You want to keep the width of your julienne strips to be same as the thickness of your slices. For example, the slices were 3 mm thick, so you will cut them into strips that are 3 mm wide.

Third Step – Brunoise Cubes

The final step of the vegetable brunoise is to cut them into cubes. You will use a chef knife to do this. Line up the strips so that they are all going the same direction. Now cut the strips into cubes, and make sure that width of your cut is the same as the width of your strips. For example, if you cut 3 mm strips from 3 mm thick slices, then you will cut 3 mm wide cubes from these strips.

That’s it! The cut takes some practice so take your time at first. Since you are basically repeating the same movements over and over again, you will get the hang of it very quickly.

Brunoise Vegetable Examples

One use of a brunoise cut is to make a vegetable tartare or salad. For example, here is a recipe for a golden beet tartare. After using the brunoise cutting technique on the steamed golden beets, dress the beets with lemon or lime juice, truffle and/or olive oil, and salt. Place the dressed beets in a ring mold and top with avocado. Remove the mold and enjoy a nutritious refined vegetable dish that is deceptively simple to make.

You can brunoise many vegetables and turn them into a veggie tartare or salad. Fennel, zucchini, cucumber, and radish are all great examples. Mix and match the different vegetable brunoise to get combinations of textures and colors.

The brunoise cutting technique is also useful if you want to add the flavor of vegetables to a sauce, stew, soup, etc. but you don’t want the diner to eat large pieces of the ingredient. Cutting the vegetables into a brunoise or fine brunoise will allow them to blend into the sauce seamlessly.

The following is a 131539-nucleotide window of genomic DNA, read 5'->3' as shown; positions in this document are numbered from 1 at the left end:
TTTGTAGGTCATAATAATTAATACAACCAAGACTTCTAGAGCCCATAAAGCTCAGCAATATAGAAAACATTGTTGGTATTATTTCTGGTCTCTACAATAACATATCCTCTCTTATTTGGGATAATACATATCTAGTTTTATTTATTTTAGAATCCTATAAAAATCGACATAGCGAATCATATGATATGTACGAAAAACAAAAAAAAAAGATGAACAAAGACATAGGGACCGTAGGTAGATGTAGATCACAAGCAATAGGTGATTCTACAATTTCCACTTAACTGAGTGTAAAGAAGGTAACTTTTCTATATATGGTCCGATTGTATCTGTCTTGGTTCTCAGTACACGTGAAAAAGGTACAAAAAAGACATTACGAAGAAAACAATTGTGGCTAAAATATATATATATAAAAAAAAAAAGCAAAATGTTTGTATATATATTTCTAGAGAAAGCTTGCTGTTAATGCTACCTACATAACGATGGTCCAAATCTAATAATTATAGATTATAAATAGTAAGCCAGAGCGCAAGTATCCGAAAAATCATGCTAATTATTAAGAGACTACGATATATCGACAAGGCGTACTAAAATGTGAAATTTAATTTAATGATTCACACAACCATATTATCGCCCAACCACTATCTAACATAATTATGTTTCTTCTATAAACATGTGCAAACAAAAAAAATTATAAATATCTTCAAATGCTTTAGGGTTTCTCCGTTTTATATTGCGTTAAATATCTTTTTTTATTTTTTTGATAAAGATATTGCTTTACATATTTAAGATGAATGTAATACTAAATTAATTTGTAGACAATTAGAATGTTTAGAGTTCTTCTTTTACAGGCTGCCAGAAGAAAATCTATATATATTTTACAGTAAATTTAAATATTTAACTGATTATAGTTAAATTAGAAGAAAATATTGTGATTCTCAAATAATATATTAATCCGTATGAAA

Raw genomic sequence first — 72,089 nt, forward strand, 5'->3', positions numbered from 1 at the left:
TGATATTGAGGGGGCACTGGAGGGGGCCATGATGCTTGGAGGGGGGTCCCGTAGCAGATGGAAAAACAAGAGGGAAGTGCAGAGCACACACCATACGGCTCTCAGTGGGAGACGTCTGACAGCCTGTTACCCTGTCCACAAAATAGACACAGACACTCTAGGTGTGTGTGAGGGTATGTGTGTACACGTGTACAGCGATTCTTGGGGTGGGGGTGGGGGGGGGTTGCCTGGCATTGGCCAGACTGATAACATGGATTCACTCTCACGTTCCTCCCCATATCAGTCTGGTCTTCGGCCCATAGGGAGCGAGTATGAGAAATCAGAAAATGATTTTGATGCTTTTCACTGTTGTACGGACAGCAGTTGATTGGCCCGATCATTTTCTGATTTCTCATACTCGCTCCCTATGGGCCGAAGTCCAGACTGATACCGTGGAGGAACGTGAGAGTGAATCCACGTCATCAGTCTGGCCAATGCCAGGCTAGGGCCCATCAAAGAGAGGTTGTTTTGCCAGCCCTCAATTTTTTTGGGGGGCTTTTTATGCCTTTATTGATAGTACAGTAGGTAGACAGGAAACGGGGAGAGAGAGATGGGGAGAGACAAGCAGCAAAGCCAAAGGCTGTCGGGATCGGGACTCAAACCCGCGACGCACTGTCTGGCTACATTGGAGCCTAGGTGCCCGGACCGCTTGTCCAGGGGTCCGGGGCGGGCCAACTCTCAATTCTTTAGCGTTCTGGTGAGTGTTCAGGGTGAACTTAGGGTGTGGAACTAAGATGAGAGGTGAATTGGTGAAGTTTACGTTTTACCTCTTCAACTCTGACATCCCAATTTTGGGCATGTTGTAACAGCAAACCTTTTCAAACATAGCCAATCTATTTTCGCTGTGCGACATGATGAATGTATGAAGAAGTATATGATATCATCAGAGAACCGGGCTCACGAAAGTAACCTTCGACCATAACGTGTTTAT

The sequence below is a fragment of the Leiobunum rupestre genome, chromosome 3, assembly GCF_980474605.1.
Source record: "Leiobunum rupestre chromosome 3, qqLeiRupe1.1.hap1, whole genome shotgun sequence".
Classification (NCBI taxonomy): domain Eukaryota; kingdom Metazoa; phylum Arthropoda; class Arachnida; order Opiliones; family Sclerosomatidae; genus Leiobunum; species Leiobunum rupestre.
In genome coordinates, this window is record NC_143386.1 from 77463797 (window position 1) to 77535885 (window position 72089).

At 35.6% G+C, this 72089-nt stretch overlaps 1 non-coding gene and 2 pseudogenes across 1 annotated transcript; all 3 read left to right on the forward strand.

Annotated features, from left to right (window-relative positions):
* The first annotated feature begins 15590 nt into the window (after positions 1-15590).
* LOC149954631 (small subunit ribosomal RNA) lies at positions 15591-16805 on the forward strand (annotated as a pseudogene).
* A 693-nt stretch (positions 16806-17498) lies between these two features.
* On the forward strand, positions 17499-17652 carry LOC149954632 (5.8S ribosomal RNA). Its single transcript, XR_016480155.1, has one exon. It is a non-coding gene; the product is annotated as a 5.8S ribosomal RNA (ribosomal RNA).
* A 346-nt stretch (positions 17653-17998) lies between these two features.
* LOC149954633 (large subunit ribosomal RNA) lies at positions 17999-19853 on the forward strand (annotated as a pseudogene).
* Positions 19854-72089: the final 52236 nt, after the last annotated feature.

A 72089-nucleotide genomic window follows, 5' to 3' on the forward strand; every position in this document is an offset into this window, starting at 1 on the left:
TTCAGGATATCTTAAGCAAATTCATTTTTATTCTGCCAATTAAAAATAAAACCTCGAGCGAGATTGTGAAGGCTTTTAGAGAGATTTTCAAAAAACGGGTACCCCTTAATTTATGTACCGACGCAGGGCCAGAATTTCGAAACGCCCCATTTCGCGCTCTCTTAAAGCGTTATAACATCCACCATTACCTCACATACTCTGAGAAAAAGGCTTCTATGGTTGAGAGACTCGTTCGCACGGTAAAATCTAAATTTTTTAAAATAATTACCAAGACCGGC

brunoise golden beets for tartar

Vegetable Brunoise

Among precision cuts is the brunoise cut – elegant, attractive, and producing wonderful textures. This recipe teaches the brunoise knife technique using a steamed beet as an example.
Prep Time 15 minutes
Course Appetizer, Lunch, Salad, Side Dish, Snack, Vegetable
Cuisine American, Asian, French, Italian, Mediterranean
Servings 1


  • 1 chef knife , sharp
  • 1 mandoline , optional


  • 1 whole steamed beet, or use another vegetable raw like shallot, carrot, celery, zucchini, cucumber, radish, etc.


  • Make sure your cutting board is secure by placing a wet towel underneath it
    golden beet with mandolin and knife
  • First, transform your beet into slices. You can do this using a mandoline or chef knife. To make a traditional brunoise, make sure your slices are 3 mm thick, and do your best to keep the slices of uniform thickness.
    steamed and sliced golden beets
  • Next, transform your slices into strips – this cut is called julienne. Use your chef knife to do this. The width of each strip should match the thickness of your slices, i.e. 3 mm. If you want to be very careful, you can work on each slice individually when cutting into strips. If you want to work more quickly, you can stack multiple slices and then cut into strips.
    sliced and julienne beets to cut beet tartare
  • Finally, cut your strips into cubes. You will use your chef knife for this. Line up the strips so that they are going the same direction. Now cut the strips into cubes – making sure that the width of the cubes is 3 mm, i.e. the same width as the strips and thickness of your slices. That's it – vegetable brunoise!
    julienne and brunoise beets for beet tartar
Keyword beet salad, beet tartare, chopped parsley salad, cooking technique, cutting, diced apple, knife cut, knifework, prep, prepwork, raw, side dish, vegan, vegetarian